Screaming Circuits: How Much of that part number is important?

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How Much of that part number is important?

Part numbers are incredibly important, but can also be incredibly annoying and confusing. Obviously, we all need them, but it would be nice if there were some semblance of a standard. Well, there are some standards, like capacitor grades and IC packages, but even those aren't always standard.

In to the mix, go manufacturer part number, distributor part number, and many OEMs have their own part numbering scheme. Here's an example of some extremes:

Part number: 103

Part number: GRM155R61C104KA88D

The first example is battery holder for a coin cell, and the second is a surface mount capacitor. Granted, there are a lot more options in the capacitor world, but that much of a difference is just goofy.

With the coin cell holder, it should be clear that all THREE digits are important. This particular part is a plastic and metal thru-hole battery holder for a 20 mm cell, from Keystone. I think they just number their parts in sequence, occasionally hanging on an alpha suffix.

The second example, a capacitor, is a bit different. The specific characteristics of the part are encoded in the part number. Here's part of a page from the Murata datasheet for this component.

Murata capacitor

In the case of our part number, GRM155R61C104KA88D:

GR, followed by M = General purpose products
15 gives the dimensions = 1.0x0.5 mm, which is an 0402 size part
5, following the 15, is the height = 0.5mm
R6 represents the temperature characteristics = X5R (X5R is an EIA temperature standard code)
1C covers the DC voltage, 16 volts, in this case
104 is the capacitance in pico farads = 100000pf (1 and 0 are the value, 4 is the number of zeros)
K is tolerance = 10%
A88 represents an "individual specification code" The datasheet doesn't give any more information on what that would be except that, if it starts with E, it would represent the part's ESR.
D finally, the last character, D covers the packaging. D = 180mm paper tape.

So, in this case too, every character matters.

One thing the manufacturers part number doesn't cover, but the distributor (DigiKey, in this example) often does cover is whether this would come in a full-reel, partial reel, or cut strip. The DigiKey part number for this capacitor is:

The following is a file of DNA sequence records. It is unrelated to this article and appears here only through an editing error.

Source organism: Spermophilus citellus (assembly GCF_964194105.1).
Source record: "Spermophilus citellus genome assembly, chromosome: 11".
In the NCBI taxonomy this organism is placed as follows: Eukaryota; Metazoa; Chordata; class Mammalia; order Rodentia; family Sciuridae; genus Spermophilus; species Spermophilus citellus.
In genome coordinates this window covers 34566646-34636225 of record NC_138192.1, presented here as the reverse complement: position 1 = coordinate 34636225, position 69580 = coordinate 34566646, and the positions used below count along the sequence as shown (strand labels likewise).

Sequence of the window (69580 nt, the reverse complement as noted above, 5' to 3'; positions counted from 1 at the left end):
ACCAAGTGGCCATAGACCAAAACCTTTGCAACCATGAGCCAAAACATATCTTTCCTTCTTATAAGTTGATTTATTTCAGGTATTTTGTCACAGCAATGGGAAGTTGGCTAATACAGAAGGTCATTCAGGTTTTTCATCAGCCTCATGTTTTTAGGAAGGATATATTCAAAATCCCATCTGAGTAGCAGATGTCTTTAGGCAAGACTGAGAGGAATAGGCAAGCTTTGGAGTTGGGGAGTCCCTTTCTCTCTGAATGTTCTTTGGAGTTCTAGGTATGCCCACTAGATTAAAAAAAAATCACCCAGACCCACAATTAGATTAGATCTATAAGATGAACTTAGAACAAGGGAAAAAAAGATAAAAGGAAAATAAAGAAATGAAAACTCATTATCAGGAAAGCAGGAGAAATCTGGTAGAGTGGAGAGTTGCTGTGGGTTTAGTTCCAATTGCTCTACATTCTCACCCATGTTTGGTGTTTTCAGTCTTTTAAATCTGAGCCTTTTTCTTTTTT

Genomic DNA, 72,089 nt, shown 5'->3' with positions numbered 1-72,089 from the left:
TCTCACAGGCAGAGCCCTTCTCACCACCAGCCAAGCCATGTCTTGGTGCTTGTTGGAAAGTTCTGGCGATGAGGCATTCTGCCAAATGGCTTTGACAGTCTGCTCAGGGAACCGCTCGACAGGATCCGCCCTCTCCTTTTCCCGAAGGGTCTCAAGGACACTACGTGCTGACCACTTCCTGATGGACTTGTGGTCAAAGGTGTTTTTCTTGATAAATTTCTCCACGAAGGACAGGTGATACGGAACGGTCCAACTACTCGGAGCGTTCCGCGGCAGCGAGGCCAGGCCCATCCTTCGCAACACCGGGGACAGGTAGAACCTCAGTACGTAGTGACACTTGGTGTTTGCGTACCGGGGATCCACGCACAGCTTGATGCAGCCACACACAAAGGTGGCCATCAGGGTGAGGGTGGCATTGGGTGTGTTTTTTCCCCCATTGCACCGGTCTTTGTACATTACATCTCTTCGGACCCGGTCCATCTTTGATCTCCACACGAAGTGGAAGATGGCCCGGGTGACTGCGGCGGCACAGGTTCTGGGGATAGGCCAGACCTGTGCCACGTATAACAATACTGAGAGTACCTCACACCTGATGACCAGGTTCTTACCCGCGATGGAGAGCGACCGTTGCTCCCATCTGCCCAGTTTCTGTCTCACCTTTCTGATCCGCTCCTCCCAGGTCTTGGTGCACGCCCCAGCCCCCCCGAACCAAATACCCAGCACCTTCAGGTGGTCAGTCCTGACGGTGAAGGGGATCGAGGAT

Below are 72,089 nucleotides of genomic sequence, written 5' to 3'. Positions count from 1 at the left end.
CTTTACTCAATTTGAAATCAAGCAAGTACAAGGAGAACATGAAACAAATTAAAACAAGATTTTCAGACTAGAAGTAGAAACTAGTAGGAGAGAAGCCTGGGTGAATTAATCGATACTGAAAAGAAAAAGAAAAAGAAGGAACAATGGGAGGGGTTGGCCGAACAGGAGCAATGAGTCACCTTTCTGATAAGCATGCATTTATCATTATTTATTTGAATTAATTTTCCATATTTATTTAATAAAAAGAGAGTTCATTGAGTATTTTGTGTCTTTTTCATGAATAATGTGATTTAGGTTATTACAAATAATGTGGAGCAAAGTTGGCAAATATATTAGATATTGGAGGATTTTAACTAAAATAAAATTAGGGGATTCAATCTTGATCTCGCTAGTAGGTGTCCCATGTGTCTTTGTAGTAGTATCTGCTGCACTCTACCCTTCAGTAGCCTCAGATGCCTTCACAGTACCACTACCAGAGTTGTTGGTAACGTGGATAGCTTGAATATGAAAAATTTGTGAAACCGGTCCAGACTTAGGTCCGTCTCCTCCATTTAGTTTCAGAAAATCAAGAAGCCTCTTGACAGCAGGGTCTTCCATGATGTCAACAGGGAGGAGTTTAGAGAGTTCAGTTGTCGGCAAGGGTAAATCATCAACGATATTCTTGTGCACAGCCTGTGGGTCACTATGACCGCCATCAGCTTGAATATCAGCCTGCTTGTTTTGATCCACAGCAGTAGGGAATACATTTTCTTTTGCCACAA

490-5415-1-ND, for cut-tape
490-5415-2-ND, for a full reel
490-5415-6-ND, for a Digi-reel

I don't know what happened to -3, -4, and -5.

In cases, like ICs, the manufacturer part number will specify trays, tubes, or tape and reel. For example, the 28 pin QFN version of the PIC18F2221 microcontroller.

PIC18F2221-I/ML comes in a tube
PIC18F2221T-I/ML comes in tape and reel

In the case of the capacitor and microcontroller, we could probably figure out the exact part without the manufacturer. That many digits is likely to be unique. In the case of the Keystone battery clip, we most likely couldn't figure out without the name Keystone attached to it. But, even in the case of the capacitor and microcontroller, the manufacturer name is an important safety check, and will speed things up.

Duane Benson
What's the part number for the Turboencabulator?

Comments

Both Jerry and David have good points. I can see a newsletter and another blog post or two in our future.

Part numbering is just nuts in the industry. I've seen PNs that were as simple as four digit number, up to 25 or so alpha, numeric, and special characters.

The challenge comes in knowing what's important to an individual and what's not; and in knowing if that "D" is simply tape width or if it's a parameter. There are few standards in this regard.

The closest thing there is to a master list is the Digi-Key catalog. Adding the Digi-Key part number can answer some of those questions for us and reduce the number of questions we have to ask.

Actually, the Turboencabulator has the same part number as the Hydrocatron but they are not interchangable.

David K has a good point. It would be nice to get some guidance from Screaming Circuits in regards how to handle this aspect of the part number. Figuring out what part you have on hand, or can get the easiest at the lowest cost, which will work, is the art/experience we rely on you (Screaming Circuits) to determine, so we get our PCBA which works as we designed ASAP, and is the lowest cost to both parties. Perhaps another newsletter will be forthcoming soon, that addresses this?

In the case of the capacitor you say, "So, in this case too, every character matters" but that's not true. The problem I have with specifying parts is that last letter, 'D'. As an engineer I couldn't care less if the parts show up on 180mm paper tape, a 330mm plastic tape or a 26" radial tire. I just want my capacitor to meet the other specifications. Same for the IC example.

I've had production builds delayed because purchasing couldn't get the paper tape packaging when the exact same parts were available on plastic tape. I've also seen where they continued to buy bulk parts because that is what I had to specify on my prototype BOM, even though tape and reel parts were available at lower cost.

I have yet to work at a place where we could give multiple part numbers in the inventory system that were identical. It causes extra work when manufacturing has to stop while purchasing asks engineering for an alternate part number of an otherwise identical part.

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